Apart from the huge financial costs involved in travelling at least 7,300km to see three matches in the space of eight days, having a team from western Europe and a team from central Europe go almost halfway to Beijing to play a football match against each other looks more than a little strange amid warnings of the dire consequences of climate change.
Add to that the fact that, after playing Wales, Switzerland will head back to Rome to take on Italy before then returning to Baku for their final group match against Turkey and it’s fair to start wondering just how baffled future generations might be when they look back on the logistics of this tournament.
In the year 2100 will it look even more ridiculous that thousands of people, in the space of eight days, travelled from Geneva to Baku for a match, then from Baku to Rome for another match and then back from Rome to Baku (a total of 10,500km) before – provided Switzerland get through – moving on to Bilbao, London, Bucharest, Glasgow or Amsterdam for the round of 16?
Since Uefa president Michel Platini announced in 2012 that Euro 2020 would take place across 12 different cities in Europe – a “romantic” way of celebrating the 60th birthday of the tournament – there have been plenty of questions about just how environmentally damaging the tournament could be and current president Aleksander Ceferin has acknowledged that it will “pollute a lot”.
To combat the pollution, Uefa have pledged to plant a total of 600,000 trees – 50,000 in each of the host nations – which they say will offset the effects of 280,000 tonnes of CO2 which will be produced during the tournament.
Uefa has worked with South Pole – a global sustainability solutions provider – to attempt to combat the environmental effects of the tournament and a spokesperson for the organisation says that travel between venues is the main form of pollution.
“The goal is to organise Euro 2020 in an environmentally sustainable way by applying sustainable event management criteria. Up to 80 per cent of the environmental impact of such a mega event comes from travel. This is why Uefa has made smart mobility and flight carbon compensation a priority. The aim is to compensate the carbon emissions of the flights of all travelling supporters,” South Pole said in a statement.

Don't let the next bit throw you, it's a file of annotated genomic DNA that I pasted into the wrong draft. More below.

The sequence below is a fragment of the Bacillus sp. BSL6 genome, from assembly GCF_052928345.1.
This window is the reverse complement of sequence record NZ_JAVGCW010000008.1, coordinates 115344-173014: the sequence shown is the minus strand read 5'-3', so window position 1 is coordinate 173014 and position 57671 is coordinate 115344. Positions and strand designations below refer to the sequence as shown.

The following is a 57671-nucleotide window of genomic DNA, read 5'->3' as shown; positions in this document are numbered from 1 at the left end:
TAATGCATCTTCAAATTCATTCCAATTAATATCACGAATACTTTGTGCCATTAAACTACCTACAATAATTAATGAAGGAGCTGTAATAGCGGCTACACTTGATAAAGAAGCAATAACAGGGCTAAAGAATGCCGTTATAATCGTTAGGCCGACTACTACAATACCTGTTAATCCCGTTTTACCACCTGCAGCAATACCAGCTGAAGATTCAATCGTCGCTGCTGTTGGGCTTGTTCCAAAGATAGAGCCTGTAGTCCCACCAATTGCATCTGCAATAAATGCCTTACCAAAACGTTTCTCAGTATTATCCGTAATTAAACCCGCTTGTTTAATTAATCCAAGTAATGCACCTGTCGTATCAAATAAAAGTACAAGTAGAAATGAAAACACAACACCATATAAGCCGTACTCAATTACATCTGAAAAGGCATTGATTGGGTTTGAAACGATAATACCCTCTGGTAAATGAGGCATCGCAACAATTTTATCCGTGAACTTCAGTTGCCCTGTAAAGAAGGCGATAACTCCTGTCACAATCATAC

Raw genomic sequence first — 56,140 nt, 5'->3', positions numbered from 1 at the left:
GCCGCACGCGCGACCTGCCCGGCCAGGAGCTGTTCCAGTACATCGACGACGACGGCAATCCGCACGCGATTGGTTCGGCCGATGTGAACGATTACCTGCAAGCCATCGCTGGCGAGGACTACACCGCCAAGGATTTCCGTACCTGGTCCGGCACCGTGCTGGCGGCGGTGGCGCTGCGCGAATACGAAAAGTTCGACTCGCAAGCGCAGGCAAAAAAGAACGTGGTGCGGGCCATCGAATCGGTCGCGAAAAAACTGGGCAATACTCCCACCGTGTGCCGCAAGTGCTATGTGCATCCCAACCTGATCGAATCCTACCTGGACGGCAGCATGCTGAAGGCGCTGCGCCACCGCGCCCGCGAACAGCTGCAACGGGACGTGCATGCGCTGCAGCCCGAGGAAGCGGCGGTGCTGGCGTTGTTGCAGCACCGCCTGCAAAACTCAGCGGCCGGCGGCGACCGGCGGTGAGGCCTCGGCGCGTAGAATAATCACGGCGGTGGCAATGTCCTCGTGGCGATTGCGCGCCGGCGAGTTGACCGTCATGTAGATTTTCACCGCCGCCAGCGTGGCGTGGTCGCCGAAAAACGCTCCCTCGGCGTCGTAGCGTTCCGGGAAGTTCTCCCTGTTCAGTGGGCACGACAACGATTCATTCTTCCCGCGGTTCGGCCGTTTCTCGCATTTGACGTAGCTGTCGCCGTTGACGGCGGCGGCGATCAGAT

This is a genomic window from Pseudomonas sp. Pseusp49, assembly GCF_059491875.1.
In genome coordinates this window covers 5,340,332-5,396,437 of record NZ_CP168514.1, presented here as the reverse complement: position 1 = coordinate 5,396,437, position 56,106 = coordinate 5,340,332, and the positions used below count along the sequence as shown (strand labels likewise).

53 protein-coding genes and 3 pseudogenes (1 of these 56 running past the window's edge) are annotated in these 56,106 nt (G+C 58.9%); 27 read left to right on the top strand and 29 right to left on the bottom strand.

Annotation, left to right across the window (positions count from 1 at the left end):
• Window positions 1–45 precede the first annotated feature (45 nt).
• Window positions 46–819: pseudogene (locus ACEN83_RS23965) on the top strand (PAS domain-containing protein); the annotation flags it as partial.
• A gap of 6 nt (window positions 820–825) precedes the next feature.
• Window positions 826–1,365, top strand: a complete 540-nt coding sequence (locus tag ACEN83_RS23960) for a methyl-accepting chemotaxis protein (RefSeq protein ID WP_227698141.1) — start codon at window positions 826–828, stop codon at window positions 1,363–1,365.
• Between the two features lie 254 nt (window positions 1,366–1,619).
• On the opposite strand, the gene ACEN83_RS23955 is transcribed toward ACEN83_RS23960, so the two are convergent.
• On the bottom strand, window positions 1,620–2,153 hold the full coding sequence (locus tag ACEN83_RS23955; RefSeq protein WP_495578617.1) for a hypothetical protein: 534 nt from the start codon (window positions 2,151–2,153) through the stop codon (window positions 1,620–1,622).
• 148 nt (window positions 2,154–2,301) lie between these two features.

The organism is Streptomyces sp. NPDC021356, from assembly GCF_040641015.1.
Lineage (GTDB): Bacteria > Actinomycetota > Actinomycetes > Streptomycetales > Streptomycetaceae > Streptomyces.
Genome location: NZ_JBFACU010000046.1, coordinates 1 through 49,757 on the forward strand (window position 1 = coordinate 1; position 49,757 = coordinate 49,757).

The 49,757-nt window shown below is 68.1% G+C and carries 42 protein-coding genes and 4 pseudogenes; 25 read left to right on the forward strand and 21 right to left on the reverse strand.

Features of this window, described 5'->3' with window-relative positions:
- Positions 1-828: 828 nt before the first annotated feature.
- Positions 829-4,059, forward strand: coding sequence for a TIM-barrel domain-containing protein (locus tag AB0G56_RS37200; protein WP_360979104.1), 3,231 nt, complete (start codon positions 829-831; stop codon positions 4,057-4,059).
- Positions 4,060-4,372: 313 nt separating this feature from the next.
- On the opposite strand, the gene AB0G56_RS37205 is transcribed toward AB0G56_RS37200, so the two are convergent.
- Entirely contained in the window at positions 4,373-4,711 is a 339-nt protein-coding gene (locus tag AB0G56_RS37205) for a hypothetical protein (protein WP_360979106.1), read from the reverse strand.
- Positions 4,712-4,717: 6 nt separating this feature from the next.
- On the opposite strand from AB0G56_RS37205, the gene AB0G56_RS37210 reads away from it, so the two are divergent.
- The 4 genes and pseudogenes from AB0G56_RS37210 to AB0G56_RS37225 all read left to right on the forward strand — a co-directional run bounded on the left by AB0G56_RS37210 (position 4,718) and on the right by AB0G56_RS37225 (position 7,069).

In total, Uefa and South Pole estimate that the travel of fans, officials and teams at Euro 2020 will produce around 405,000 tonnes of carbon and the organisation has pledged to offset all of that through the Euro 2020 forests as well as other projects such as providing efficient cookstoves to people in Rwanda to reduce the amount of open fire cooking which produces carbon dioxide and methane.
Uefa has also said that it will provide free public transport for fans in the host cities – something they have done before in major tournaments and at the likes of the Champions League final where a supporter’s match ticket acts as a public transport pass.
Uefa has said that Euro 2020, despite the huge travel involved, will be their most environmentally conscious yet and South Pole say that the focus is not so much on scaling back sporting events, but rather “scaling up the work that leagues, teams and venues are doing to address the environmental footprint of sports,” and they want the industry to “leverage its social influence to enact global climate action”.
Uefa is one such organisation which has the influence and the reach to create real change and, on the face of it, they do seem to be pushing the environmental agenda around the tournament.
However, there is little getting away from the fact that asking fans to travel thousands of miles to a neutral venue to see their team is starting to look less “romantic” and more like an outdated concept.
– This article is part of a series of consumer-based sports stories. If you have any queries, stories or issues regarding travel, tickets, sport on television or anything else you can email firstname.lastname@example.org or via Twitter @Ruaidhri_Croke.